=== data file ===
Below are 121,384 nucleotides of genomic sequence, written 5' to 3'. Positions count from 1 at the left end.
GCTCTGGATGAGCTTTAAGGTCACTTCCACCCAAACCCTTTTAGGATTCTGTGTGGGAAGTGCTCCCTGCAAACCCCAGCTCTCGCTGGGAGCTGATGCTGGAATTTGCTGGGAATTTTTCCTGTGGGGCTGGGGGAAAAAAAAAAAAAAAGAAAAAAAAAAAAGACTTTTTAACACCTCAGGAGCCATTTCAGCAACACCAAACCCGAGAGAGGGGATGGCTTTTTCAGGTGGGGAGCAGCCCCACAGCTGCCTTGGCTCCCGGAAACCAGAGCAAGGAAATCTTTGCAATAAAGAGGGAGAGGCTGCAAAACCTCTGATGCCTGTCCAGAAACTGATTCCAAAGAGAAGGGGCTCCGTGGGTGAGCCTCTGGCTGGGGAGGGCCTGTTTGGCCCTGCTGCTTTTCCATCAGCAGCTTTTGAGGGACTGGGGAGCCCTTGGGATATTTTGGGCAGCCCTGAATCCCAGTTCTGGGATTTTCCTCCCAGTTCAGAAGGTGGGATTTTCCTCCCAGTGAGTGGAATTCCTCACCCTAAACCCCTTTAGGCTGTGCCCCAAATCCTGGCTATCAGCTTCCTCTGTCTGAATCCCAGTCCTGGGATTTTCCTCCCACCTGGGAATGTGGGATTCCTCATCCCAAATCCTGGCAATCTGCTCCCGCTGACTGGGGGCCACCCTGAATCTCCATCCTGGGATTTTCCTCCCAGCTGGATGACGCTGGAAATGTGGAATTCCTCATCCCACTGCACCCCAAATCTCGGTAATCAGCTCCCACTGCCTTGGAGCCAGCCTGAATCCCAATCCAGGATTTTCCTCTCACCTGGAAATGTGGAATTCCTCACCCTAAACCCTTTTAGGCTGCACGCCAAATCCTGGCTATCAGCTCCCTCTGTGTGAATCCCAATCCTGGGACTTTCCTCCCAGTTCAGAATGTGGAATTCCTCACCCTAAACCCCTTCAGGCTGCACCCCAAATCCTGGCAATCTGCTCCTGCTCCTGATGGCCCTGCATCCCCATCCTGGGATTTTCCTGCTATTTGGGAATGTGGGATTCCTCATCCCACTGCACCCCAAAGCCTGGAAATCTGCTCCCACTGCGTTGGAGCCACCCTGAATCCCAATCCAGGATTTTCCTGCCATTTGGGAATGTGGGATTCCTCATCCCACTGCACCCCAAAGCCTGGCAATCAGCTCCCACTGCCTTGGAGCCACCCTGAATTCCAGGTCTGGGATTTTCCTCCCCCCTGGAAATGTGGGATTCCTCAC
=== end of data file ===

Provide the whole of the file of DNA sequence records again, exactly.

Below are 121,384 nucleotides of genomic sequence, written 5' to 3'. Positions count from 1 at the left end.
GCTCTGGATGAGCTTTAAGGTCACTTCCACCCAAACCCTTTTAGGATTCTGTGTGGGAAGTGCTCCCTGCAAACCCCAGCTCTCGCTGGGAGCTGATGCTGGAATTTGCTGGGAATTTTTCCTGTGGGGCTGGGGGAAAAAAAAAAAAAAAGAAAAAAAAAAAAGACTTTTTAACACCTCAGGAGCCATTTCAGCAACACCAAACCCGAGAGAGGGGATGGCTTTTTCAGGTGGGGAGCAGCCCCACAGCTGCCTTGGCTCCCGGAAACCAGAGCAAGGAAATCTTTGCAATAAAGAGGGAGAGGCTGCAAAACCTCTGATGCCTGTCCAGAAACTGATTCCAAAGAGAAGGGGCTCCGTGGGTGAGCCTCTGGCTGGGGAGGGCCTGTTTGGCCCTGCTGCTTTTCCATCAGCAGCTTTTGAGGGACTGGGGAGCCCTTGGGATATTTTGGGCAGCCCTGAATCCCAGTTCTGGGATTTTCCTCCCAGTTCAGAAGGTGGGATTTTCCTCCCAGTGAGTGGAATTCCTCACCCTAAACCCCTTTAGGCTGTGCCCCAAATCCTGGCTATCAGCTTCCTCTGTCTGAATCCCAGTCCTGGGATTTTCCTCCCACCTGGGAATGTGGGATTCCTCATCCCAAATCCTGGCAATCTGCTCCCGCTGACTGGGGGCCACCCTGAATCTCCATCCTGGGATTTTCCTCCCAGCTGGATGACGCTGGAAATGTGGAATTCCTCATCCCACTGCACCCCAAATCTCGGTAATCAGCTCCCACTGCCTTGGAGCCAGCCTGAATCCCAATCCAGGATTTTCCTCTCACCTGGAAATGTGGAATTCCTCACCCTAAACCCTTTTAGGCTGCACGCCAAATCCTGGCTATCAGCTCCCTCTGTGTGAATCCCAATCCTGGGACTTTCCTCCCAGTTCAGAATGTGGAATTCCTCACCCTAAACCCCTTCAGGCTGCACCCCAAATCCTGGCAATCTGCTCCTGCTCCTGATGGCCCTGCATCCCCATCCTGGGATTTTCCTGCTATTTGGGAATGTGGGATTCCTCATCCCACTGCACCCCAAAGCCTGGAAATCTGCTCCCACTGCGTTGGAGCCACCCTGAATCCCAATCCAGGATTTTCCTGCCATTTGGGAATGTGGGATTCCTCATCCCACTGCACCCCAAAGCCTGGCAATCAGCTCCCACTGCCTTGGAGCCACCCTGAATTCCAGGTCTGGGATTTTCCTCCCCCCTGGAAATGTGGGATTCCTCAC